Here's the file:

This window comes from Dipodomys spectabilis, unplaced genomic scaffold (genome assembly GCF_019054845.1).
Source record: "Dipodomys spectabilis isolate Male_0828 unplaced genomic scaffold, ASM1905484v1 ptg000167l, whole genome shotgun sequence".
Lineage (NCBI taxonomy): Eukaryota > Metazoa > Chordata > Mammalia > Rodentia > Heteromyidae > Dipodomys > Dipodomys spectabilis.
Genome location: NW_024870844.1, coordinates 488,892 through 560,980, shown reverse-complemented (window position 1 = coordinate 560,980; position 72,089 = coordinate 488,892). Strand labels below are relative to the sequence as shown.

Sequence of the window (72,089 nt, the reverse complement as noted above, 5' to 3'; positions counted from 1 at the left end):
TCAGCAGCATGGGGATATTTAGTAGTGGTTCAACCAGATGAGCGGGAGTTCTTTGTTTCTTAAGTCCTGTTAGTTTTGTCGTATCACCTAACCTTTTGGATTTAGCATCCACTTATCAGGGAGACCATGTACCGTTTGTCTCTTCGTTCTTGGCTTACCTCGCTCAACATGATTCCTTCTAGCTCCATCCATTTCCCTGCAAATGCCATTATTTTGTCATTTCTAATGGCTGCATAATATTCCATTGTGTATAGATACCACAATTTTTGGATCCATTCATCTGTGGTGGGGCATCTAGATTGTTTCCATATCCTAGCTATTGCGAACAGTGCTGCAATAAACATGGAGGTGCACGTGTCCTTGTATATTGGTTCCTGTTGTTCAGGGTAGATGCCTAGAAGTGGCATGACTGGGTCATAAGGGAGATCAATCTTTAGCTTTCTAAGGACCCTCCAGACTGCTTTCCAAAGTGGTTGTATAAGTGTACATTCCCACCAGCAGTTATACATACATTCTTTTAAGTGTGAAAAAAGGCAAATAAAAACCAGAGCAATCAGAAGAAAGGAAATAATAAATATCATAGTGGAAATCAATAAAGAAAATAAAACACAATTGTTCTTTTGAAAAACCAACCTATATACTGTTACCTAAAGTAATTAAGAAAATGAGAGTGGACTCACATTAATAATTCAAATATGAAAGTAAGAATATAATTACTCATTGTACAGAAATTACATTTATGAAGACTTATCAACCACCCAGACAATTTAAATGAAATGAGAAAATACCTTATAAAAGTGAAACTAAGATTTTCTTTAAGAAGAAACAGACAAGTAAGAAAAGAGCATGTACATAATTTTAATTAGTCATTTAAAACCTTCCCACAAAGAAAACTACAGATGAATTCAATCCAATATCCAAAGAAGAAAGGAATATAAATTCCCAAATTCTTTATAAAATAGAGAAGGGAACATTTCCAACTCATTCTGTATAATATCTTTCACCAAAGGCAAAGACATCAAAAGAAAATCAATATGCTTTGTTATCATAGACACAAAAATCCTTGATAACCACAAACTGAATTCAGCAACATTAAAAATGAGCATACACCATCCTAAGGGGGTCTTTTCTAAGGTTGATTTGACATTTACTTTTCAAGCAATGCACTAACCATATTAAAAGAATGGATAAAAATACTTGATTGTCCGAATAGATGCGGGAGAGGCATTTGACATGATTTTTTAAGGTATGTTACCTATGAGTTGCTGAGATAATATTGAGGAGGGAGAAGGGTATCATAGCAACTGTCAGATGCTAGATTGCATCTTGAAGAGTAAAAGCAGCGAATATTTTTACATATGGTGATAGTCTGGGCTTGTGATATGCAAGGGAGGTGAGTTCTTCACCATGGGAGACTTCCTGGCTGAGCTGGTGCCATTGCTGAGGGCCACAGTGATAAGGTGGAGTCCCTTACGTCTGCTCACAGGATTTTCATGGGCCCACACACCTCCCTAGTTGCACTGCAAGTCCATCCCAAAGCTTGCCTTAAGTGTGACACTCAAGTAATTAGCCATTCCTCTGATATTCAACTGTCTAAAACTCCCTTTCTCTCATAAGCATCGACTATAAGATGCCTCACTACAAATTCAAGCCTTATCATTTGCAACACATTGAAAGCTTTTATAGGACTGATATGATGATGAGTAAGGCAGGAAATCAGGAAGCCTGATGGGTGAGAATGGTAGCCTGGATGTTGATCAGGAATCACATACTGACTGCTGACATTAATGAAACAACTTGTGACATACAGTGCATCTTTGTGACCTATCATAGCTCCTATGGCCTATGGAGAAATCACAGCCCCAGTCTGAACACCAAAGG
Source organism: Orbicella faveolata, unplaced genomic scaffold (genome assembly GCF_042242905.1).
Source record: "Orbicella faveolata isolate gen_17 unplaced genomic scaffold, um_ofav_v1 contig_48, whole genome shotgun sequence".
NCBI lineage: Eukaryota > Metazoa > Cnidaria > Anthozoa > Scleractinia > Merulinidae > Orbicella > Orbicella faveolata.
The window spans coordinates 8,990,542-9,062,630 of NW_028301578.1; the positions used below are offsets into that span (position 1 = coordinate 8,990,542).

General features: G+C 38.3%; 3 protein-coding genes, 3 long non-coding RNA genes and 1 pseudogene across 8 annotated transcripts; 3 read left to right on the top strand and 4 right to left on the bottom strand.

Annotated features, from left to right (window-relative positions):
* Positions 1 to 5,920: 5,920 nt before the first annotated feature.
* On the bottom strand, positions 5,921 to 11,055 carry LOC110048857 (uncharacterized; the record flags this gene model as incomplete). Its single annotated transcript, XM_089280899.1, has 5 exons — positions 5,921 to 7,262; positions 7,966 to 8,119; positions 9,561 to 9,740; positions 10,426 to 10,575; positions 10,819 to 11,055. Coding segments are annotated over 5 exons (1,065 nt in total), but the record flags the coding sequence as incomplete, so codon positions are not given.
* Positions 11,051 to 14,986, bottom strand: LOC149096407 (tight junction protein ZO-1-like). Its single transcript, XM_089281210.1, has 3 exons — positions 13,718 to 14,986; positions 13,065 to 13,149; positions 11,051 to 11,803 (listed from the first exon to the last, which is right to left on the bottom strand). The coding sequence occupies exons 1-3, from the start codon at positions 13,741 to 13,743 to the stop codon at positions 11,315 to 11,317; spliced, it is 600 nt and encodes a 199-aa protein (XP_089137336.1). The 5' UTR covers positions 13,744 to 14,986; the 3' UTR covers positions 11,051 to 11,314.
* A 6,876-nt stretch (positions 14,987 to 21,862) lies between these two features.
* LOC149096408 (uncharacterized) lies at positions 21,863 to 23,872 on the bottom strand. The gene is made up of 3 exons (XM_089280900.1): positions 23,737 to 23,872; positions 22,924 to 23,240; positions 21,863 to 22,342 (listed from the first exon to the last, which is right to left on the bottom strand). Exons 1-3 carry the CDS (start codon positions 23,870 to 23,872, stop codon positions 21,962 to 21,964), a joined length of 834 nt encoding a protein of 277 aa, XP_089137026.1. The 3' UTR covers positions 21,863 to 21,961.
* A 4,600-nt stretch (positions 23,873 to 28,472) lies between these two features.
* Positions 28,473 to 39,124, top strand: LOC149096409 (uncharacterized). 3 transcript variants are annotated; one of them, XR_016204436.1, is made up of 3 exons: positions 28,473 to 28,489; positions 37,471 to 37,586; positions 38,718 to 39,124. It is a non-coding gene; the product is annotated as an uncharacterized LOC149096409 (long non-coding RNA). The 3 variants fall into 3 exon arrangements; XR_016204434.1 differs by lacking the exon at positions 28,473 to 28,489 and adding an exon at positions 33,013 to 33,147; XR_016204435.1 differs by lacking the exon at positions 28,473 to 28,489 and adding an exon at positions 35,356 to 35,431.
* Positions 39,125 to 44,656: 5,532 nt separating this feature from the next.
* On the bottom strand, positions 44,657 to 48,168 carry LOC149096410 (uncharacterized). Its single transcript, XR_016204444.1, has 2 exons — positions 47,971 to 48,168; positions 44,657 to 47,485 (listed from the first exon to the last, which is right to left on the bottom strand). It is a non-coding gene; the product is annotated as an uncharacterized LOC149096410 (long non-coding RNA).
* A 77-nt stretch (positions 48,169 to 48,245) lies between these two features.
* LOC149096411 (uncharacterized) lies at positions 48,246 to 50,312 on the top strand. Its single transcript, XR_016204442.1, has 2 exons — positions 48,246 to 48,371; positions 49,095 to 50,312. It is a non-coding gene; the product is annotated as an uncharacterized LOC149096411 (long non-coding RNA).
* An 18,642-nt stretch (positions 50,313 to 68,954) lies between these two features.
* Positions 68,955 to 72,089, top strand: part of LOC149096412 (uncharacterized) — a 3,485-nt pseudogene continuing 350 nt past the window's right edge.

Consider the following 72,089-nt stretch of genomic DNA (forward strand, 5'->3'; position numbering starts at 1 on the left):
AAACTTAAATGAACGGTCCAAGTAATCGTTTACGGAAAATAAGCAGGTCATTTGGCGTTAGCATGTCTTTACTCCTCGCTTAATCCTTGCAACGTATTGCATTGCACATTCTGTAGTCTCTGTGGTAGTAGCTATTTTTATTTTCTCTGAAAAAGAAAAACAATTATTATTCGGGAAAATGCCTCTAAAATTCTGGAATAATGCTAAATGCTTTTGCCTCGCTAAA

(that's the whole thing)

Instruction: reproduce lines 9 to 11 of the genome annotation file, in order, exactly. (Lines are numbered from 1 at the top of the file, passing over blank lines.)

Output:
NCBI lineage: Eukaryota > Metazoa > Cnidaria > Anthozoa > Scleractinia > Merulinidae > Orbicella > Orbicella faveolata.
The window spans coordinates 8,990,542-9,062,630 of NW_028301578.1; the positions used below are offsets into that span (position 1 = coordinate 8,990,542).

General features: G+C 38.3%; 3 protein-coding genes, 3 long non-coding RNA genes and 1 pseudogene across 8 annotated transcripts; 3 read left to right on the top strand and 4 right to left on the bottom strand.